Mobile phone usage continues to grow on a global scale and so does a consistent increase in the use of mobile payment systems. While payment acceptance methods have evolved for businesses, the available services for consumers have also changed in a rapid format. Specifically, digital wallets and e-wallets have been gaining popularity among mobile device users. Depending on the user’s needs, there are many different merchant payment acceptance and consumer purchasing options available today.
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What’s the Difference Between Digital and eWallets?
Many credit card terminals today have built-in payment processing capabilities to accept physical cards and contactless card transactions. This feature has emerged with the popularity of ewallets and digital wallets. Understanding the difference between the 2 can help consumers choose the best option for their financial services.
A digital wallet allows a consumer to carry their payment methods with them in a secure location on their mobile device. Examples of this include Google Wallet and Apple’s Passbook. With these wallets, the money stays in the user’s bank account until a transaction is made, much like using a credit or debit card.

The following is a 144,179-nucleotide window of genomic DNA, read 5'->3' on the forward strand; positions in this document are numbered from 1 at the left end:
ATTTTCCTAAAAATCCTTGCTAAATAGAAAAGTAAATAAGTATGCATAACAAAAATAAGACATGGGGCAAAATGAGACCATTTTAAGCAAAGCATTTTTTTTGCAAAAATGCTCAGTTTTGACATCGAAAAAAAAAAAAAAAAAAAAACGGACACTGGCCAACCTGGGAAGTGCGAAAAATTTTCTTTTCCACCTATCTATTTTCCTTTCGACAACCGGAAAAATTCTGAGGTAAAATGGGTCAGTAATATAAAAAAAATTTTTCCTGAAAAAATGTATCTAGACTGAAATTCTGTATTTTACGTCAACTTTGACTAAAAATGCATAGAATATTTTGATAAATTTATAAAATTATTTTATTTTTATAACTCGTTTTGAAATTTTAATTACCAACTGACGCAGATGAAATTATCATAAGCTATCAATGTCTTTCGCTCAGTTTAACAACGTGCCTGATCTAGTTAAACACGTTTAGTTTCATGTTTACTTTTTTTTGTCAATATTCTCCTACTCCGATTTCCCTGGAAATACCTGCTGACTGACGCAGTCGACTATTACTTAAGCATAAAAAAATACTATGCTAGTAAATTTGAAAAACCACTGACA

An eWallet is an application in which the customer actually stores cash, similar to a pre-paid account. The money is moved from the user’s bank account into a holding account within the eWallet. It can be accessed to complete transactions but is limited to the amount of money in the account.
There are Three Types of eWallets
Merchants and payment processors basically have two different options for what sort of wallet they want to offer. Those two types are called open, semi-open, and closed wallets. Their functionality differs greatly between one another.
These wallets are designed by specific merchants to allow customers to make transactions only with that business. The customer can securely store their card or account information in this wallet to make transactions with that specific merchant. It’s very similar to a gift card or another prepaid balance.